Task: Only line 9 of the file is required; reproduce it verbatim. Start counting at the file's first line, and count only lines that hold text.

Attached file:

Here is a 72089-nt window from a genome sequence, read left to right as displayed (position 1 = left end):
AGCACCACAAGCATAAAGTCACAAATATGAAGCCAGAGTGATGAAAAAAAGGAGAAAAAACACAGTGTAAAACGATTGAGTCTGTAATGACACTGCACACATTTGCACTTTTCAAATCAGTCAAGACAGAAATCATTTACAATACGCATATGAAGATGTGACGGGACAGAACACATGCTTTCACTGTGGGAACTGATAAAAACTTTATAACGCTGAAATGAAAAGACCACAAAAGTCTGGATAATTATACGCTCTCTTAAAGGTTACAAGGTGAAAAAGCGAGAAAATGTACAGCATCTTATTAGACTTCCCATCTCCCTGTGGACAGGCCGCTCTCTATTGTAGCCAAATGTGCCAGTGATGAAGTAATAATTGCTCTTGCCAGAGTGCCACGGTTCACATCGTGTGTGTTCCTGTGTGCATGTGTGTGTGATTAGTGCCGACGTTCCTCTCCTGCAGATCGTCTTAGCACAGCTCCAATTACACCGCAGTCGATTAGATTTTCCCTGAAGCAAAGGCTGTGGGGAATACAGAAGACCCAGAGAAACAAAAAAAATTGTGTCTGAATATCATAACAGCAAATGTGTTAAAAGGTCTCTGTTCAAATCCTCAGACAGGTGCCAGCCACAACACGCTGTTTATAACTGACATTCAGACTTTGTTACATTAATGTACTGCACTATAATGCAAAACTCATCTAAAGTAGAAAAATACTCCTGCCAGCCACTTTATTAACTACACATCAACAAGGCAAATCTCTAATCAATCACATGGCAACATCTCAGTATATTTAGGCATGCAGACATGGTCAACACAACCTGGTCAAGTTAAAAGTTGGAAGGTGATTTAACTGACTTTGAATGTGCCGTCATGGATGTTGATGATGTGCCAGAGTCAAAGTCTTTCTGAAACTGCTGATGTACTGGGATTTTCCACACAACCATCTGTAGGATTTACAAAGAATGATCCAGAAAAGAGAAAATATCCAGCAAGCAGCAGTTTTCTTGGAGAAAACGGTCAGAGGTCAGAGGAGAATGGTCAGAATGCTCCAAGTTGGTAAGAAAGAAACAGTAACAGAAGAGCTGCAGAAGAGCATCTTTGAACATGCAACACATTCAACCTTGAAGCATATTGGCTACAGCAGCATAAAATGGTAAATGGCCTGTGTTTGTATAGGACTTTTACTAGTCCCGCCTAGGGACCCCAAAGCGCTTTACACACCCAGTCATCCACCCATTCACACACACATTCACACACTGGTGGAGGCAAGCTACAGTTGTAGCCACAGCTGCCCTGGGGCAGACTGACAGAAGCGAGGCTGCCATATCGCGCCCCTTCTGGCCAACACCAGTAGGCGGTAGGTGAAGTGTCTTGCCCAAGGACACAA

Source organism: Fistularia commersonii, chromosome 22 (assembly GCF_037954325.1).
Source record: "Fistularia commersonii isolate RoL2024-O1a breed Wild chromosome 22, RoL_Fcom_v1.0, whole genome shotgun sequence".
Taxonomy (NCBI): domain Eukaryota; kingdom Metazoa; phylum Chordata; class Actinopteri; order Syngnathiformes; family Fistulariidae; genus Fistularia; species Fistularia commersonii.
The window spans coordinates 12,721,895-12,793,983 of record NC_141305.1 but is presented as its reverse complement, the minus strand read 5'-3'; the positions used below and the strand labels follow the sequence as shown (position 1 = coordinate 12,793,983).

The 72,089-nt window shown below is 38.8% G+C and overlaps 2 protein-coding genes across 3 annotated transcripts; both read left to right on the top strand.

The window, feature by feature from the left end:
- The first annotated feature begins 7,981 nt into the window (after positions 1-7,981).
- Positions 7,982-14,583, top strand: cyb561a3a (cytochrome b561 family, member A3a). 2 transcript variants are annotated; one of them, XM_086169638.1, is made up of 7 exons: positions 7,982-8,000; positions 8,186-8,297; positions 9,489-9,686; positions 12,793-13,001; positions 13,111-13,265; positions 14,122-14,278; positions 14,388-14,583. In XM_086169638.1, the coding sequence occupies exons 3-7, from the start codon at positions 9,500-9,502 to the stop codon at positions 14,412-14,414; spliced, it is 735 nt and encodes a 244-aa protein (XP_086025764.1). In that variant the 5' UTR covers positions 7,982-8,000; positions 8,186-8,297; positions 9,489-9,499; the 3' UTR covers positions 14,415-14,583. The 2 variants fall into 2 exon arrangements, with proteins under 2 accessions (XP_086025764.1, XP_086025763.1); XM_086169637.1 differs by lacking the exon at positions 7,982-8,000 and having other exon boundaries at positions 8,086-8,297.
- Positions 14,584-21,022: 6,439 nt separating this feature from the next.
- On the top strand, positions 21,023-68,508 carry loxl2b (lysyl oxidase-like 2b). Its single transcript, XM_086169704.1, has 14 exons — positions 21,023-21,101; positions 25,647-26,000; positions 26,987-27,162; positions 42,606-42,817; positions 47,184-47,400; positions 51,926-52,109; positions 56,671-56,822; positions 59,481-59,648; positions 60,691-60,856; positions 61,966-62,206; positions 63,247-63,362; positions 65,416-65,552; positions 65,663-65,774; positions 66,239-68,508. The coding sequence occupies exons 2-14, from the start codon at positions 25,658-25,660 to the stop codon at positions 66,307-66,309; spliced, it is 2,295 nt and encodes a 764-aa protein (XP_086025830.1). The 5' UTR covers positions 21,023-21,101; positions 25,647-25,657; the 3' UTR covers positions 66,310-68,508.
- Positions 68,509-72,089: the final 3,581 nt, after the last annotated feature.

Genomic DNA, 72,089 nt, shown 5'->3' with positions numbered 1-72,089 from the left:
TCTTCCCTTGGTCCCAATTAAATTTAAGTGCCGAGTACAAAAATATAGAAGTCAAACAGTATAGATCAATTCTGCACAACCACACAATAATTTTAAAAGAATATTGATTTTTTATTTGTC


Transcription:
- The first annotated feature begins 7,981 nt into the window (after positions 1-7,981).